When Sen. Evan Bayh of Indiana announced last week he wasn't running for re-election, he didn't state what may have seemed obvious. He couldn't say he wanted to avoid the embarrassment of losing, or that he worried he'd never achieve national office if that happened. Instead, he launched into a lecture about what was wrong with everyone else. The government is "dysfunctional" with "brain-dead partisanship."
It's "Groundhog Day." This scenario repeats itself every time the Democrats take control.
Bayh's bleats hardened quickly into the media's conventional wisdom. Why can't the politicians hold hands in a "Kumbaya" circle and get "something" done? Translation: When Obama and a Democrat-dominated Congress can't nationalize the health care system and force everyone to drive a Prius, suddenly government is "dysfunctional." When gridlock is holding up the liberals' agenda, Washington should know "the people" sent them to pass massive ultraliberal bills.
These media mathematicians clearly have thrown their polling calculators out the window. When Newsweek recently asked independents if they supported the Democrat health proposals, 26 percent were in favor, and 62 percent were opposed. But the "wisdom" in town says Democrats must pass these health bills or get crushed in November. Now who can't seem to acknowledge, to borrow from Stephen Colbert, that "reality has a conservative bias"?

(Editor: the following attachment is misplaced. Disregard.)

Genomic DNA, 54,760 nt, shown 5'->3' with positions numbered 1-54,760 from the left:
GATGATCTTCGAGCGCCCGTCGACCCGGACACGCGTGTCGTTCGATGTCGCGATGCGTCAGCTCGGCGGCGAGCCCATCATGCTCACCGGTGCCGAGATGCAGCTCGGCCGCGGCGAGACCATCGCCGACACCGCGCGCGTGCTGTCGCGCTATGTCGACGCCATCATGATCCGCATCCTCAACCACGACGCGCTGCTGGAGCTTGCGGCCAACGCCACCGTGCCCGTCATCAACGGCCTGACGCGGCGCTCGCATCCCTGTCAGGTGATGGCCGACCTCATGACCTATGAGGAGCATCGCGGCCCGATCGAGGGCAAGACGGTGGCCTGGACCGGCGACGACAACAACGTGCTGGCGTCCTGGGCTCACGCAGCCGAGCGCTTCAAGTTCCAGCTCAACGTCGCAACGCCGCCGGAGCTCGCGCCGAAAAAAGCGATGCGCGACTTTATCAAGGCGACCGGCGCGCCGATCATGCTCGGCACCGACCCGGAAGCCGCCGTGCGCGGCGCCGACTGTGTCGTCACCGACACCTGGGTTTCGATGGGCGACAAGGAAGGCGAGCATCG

Reality tells you many Democrats are political toast, thanks to ObamaCare. Hence, bye-bye, Bayh. But our journalists put on their choir robes and continue to sing the sad song in unison: Why do we have a "Broken Government"? CNN actually launched an entire series of reports with that title.
Suffice it to say this is not the kind of media mantra we heard during President Bush's second term. Back then, this was the sound of CNN: commentator Jack Cafferty lamenting the alleged lack of partisanship in 2007: "They've already said they won't impeach President Bush. They've already said they won't cut funding for the war. ... It's time for the Democrats to walk the walk, and there are some early signs they might be coming down with leg cramps." He asked viewers: "How much faith do you have that the Democrats can stop the war and rein in President Bush?"